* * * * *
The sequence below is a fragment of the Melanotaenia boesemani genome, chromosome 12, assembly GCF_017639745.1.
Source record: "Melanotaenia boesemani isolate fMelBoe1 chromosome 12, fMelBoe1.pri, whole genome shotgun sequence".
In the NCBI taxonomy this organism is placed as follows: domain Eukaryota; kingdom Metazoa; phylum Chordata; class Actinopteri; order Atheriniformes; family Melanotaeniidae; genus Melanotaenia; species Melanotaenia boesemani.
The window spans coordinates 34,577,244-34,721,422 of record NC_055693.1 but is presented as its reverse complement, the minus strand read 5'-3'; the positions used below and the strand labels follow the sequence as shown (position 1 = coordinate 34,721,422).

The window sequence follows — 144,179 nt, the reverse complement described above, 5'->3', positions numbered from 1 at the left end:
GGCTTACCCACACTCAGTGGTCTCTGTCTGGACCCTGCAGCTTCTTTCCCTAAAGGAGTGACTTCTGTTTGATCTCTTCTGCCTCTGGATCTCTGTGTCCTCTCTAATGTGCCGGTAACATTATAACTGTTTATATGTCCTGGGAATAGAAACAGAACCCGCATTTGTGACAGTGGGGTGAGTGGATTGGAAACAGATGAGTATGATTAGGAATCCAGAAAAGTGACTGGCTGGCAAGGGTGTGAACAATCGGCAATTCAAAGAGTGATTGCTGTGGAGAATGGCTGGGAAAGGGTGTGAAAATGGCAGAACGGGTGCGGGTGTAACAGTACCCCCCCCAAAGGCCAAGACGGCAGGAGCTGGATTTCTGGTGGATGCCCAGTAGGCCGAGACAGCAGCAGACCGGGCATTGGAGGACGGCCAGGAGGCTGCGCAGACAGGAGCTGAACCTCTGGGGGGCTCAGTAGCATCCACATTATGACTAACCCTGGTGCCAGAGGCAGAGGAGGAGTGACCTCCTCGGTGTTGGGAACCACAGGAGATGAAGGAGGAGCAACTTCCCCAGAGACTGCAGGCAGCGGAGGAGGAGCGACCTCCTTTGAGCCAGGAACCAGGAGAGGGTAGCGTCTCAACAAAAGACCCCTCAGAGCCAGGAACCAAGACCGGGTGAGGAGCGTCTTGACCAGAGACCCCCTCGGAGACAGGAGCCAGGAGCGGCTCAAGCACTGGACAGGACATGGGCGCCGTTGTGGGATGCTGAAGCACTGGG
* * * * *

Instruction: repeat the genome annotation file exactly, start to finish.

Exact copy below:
The sequence below is a fragment of the Melanotaenia boesemani genome, chromosome 12, assembly GCF_017639745.1.
Source record: "Melanotaenia boesemani isolate fMelBoe1 chromosome 12, fMelBoe1.pri, whole genome shotgun sequence".
In the NCBI taxonomy this organism is placed as follows: domain Eukaryota; kingdom Metazoa; phylum Chordata; class Actinopteri; order Atheriniformes; family Melanotaeniidae; genus Melanotaenia; species Melanotaenia boesemani.
The window spans coordinates 34,577,244-34,721,422 of record NC_055693.1 but is presented as its reverse complement, the minus strand read 5'-3'; the positions used below and the strand labels follow the sequence as shown (position 1 = coordinate 34,721,422).

The window sequence follows — 144,179 nt, the reverse complement described above, 5'->3', positions numbered from 1 at the left end:
GGCTTACCCACACTCAGTGGTCTCTGTCTGGACCCTGCAGCTTCTTTCCCTAAAGGAGTGACTTCTGTTTGATCTCTTCTGCCTCTGGATCTCTGTGTCCTCTCTAATGTGCCGGTAACATTATAACTGTTTATATGTCCTGGGAATAGAAACAGAACCCGCATTTGTGACAGTGGGGTGAGTGGATTGGAAACAGATGAGTATGATTAGGAATCCAGAAAAGTGACTGGCTGGCAAGGGTGTGAACAATCGGCAATTCAAAGAGTGATTGCTGTGGAGAATGGCTGGGAAAGGGTGTGAAAATGGCAGAACGGGTGCGGGTGTAACAGTACCCCCCCCAAAGGCCAAGACGGCAGGAGCTGGATTTCTGGTGGATGCCCAGTAGGCCGAGACAGCAGCAGACCGGGCATTGGAGGACGGCCAGGAGGCTGCGCAGACAGGAGCTGAACCTCTGGGGGGCTCAGTAGCATCCACATTATGACTAACCCTGGTGCCAGAGGCAGAGGAGGAGTGACCTCCTCGGTGTTGGGAACCACAGGAGATGAAGGAGGAGCAACTTCCCCAGAGACTGCAGGCAGCGGAGGAGGAGCGACCTCCTTTGAGCCAGGAACCAGGAGAGGGTAGCGTCTCAACAAAAGACCCCTCAGAGCCAGGAACCAAGACCGGGTGAGGAGCGTCTTGACCAGAGACCCCCTCGGAGACAGGAGCCAGGAGCGGCTCAAGCACTGGACAGGACATGGGCGCCGTTGTGGGATGCTGAAGCACTGGG